• POP3 (Post Office Protocol 3) is a standard protocol for receiving e-mail.
  • TCP/IP (Transmission Control Protocol/Internet Protocol) is the basic communication language or protocol of the Internet. It can also be used as a communications protocol in a private network.
  • The 404 error indicates that the server where the page should reside has been contacted but that the page is does not exist at that address, at that time. 404 errors can result when sites cease to exist, when pages or files are moved or deleted or when URLS are mistyped.
  • Above the fold, as it applies to Web design, is the portion of a Web page that is visible in a browser window when the page first loads. The portion of the page that requires scrolling in order to see content is called “below the fold.”
  • Address Resolution Protocol (ARP) is a protocol for mapping an Internet Protocol address (IP address) to a physical machine address that is recognized in the local network.
  • B2C is short for business-to-consumer, or the retailing part of e-commerce on the Internet. It is often contrasted to B2B or business-to-business.
  • Black hat is used to describe a hacker (or, if you prefer, cracker) who breaks into a computer system or network with malicious intent. Unlike a white hat hacker, the black hat hacker takes advantage of the break-in, perhaps destroying files or stealing data for some future purpose.
  • A blog (short for weblog) is a personal online journal that is frequently updated and intended for general public consumption. Blogs are defined by their format: a series of entries posted to a single page in reverse-chronological order. Blogs generally represent the personality of the author or reflect the purpose of the Web site that hosts the blog.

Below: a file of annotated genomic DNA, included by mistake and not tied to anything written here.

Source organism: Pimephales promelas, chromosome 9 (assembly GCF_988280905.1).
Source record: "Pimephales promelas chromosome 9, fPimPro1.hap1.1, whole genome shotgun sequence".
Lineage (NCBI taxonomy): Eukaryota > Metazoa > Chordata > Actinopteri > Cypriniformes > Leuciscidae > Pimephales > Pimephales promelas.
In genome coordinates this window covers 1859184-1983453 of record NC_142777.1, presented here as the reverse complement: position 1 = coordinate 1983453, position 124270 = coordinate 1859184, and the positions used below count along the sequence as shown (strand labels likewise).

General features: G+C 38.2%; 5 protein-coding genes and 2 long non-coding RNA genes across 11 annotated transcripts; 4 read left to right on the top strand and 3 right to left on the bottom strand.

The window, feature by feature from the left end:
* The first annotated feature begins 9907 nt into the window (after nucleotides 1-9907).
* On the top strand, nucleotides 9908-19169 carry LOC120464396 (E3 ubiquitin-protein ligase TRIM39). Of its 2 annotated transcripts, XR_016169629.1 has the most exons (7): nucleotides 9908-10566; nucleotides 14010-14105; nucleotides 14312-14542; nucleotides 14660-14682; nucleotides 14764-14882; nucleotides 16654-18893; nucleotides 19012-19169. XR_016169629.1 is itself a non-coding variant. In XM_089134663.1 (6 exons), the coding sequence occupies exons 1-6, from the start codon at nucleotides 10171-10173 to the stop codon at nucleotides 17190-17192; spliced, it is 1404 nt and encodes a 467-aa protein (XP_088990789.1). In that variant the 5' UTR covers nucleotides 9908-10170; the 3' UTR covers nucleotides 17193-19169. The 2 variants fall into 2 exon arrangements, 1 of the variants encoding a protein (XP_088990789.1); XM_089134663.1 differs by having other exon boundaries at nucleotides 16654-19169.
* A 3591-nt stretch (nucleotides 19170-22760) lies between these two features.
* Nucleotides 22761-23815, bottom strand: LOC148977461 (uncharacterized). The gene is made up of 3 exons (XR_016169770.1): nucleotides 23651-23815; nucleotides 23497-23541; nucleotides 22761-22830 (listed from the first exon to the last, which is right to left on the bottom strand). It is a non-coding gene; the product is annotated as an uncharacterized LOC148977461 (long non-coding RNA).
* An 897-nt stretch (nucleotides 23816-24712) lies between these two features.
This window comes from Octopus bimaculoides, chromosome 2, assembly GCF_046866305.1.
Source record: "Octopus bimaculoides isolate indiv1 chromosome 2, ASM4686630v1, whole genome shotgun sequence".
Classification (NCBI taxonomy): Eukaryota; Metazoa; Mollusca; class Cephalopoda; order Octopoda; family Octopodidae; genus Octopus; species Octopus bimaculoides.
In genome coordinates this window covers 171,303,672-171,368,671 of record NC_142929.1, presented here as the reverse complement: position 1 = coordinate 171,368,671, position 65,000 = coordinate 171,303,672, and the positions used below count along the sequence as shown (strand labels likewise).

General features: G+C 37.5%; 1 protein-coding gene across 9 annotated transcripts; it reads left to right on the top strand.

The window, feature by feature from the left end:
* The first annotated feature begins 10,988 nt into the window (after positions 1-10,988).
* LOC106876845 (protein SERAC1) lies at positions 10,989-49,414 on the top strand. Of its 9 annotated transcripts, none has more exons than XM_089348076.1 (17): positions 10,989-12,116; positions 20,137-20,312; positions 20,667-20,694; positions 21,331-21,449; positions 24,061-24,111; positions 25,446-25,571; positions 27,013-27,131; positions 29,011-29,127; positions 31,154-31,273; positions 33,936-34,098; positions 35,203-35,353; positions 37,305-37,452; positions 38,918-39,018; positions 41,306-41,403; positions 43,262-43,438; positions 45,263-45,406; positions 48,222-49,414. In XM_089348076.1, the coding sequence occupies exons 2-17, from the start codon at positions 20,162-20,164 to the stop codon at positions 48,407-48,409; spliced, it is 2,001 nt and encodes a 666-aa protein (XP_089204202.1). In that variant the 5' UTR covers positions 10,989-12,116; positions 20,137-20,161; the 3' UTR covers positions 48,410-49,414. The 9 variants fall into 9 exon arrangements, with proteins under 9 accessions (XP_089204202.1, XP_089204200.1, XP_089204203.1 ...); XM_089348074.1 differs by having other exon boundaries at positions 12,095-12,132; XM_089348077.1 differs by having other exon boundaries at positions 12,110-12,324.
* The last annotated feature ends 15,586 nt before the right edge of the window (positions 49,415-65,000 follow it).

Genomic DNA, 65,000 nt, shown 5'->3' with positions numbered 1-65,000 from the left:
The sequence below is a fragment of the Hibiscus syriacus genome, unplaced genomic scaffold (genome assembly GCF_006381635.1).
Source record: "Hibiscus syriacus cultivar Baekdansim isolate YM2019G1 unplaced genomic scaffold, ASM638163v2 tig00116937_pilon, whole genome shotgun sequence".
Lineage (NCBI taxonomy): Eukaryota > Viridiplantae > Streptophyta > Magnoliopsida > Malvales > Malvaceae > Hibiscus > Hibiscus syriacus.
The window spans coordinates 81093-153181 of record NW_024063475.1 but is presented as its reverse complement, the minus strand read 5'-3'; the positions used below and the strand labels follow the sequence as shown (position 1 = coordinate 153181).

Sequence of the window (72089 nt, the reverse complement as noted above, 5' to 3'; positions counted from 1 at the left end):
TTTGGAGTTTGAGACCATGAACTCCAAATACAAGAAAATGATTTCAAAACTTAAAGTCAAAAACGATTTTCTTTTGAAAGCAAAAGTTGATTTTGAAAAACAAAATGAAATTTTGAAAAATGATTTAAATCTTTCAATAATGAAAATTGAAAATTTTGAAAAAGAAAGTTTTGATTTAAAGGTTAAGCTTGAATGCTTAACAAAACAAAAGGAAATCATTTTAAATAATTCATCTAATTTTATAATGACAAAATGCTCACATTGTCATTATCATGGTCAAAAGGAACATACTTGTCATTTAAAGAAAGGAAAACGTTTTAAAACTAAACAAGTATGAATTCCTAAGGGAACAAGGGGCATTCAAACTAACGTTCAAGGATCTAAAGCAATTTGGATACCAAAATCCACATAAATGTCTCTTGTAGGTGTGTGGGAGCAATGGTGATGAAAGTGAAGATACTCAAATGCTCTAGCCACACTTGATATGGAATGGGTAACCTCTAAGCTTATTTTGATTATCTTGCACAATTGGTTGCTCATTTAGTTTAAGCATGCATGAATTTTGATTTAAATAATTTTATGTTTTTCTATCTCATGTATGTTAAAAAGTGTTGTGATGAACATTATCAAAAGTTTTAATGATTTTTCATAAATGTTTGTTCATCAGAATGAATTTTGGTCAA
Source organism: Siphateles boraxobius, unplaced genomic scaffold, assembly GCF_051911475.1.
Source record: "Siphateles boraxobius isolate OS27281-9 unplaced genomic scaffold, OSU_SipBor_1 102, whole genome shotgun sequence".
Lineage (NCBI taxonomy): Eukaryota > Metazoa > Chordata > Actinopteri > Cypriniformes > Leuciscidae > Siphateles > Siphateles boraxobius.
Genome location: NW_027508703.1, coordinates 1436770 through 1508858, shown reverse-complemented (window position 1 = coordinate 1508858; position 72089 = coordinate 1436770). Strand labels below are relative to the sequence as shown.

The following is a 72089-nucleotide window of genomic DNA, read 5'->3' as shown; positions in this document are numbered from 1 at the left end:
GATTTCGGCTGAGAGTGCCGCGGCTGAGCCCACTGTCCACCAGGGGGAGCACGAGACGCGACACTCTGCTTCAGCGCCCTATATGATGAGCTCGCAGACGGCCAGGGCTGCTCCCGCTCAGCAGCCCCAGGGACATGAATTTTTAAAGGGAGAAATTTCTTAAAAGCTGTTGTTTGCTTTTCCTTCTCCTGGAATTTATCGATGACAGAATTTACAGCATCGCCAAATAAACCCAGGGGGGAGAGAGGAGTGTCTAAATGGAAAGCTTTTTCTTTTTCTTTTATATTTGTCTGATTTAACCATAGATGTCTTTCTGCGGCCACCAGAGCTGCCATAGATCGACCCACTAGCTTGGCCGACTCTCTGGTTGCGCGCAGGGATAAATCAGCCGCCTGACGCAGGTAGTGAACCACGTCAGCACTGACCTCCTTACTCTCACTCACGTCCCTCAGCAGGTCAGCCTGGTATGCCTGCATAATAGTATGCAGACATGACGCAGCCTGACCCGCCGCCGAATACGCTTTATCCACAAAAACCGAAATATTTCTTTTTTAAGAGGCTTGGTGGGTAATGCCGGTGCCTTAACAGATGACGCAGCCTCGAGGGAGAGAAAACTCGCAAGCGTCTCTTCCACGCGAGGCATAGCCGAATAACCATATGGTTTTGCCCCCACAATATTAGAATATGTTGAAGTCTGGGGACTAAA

• On a Web site, a breadcrumb trail is a navigation tool that allows a user to see where the current page is in relation to the Web site’s hierarchy. The term breadcrumb trail comes from the story of Hansel and Gretel, who left a trail of breadcrumbs as they walked through the forest so they could trace their way back home.
  • In Web advertising, the click rate is the number of clicks on an ad on an HTML page as a percentage of the number of times that the ad was downloaded with a page. Thus, the click rate on a particular page with an ad would be 10% if one in ten people who downloaded the page clicked on the ad.
  • Crowdfunding is a financing method that involves funding a project with relatively modest contributions from a large group of individuals, rather than seeking substantial sums from a small number of investors. The funding campaign and transactions are typically conducted online through dedicated crowdfunding sites, often in conjunction with social networking sites.
  • In information technology, a dashboard is a user interface that, somewhat resembling an automobile’s dashboard, organizes and presents information in a way that is easy to read.
  • A favicon (for “favorite icon”) is a customized image that browsers uses, if it is available, as an icon to go with a user-specified bookmarked site on the Links bar at the top of a Web browser window.
  • A hashtag is a tag used to categorize posts on Twitter (tweets) according to topics. To add a hashtag to a tweet, you just preface the relevant term with the hash symbol (#). That will allow people who follow that topic to find your tweet and perhaps follow you as well.
  • Malware (for “malicious software”) is any program or file that is harmful to a computer user. Thus, malware includes computer viruses, worms, Trojan horses, and also spyware, programming that gathers information about a computer user without permission.
  • Ping is a basic Internet program that allows a user to verify that a particular IP address exists and can accept requests.
  • WAP (Wireless Application Protocol) is a specification for a set of communication protocols to standardize the way that wireless devices, such as cellular telephones and radio transceivers, can be used for Internet access, including e-mail, the World Wide Web, newsgroups, and instant messaging.
  • Web 2.0 is the current state of online technology as it compares to the early days of the Web, characterized by greater user interactivity and collaboration, more pervasive network connectivity and enhanced communication channels. One of the most significant differences between Web 2.0 and the traditional World Wide Web (WWW, retroactively referred to as Web 1.0) is greater collaboration among Internet users, content providers and enterprises. Originally, data was posted on Web sites, and users simply viewed or downloaded the content. Increasingly, users have more input into the nature and scope of Web content and in some cases exert real-time control over it.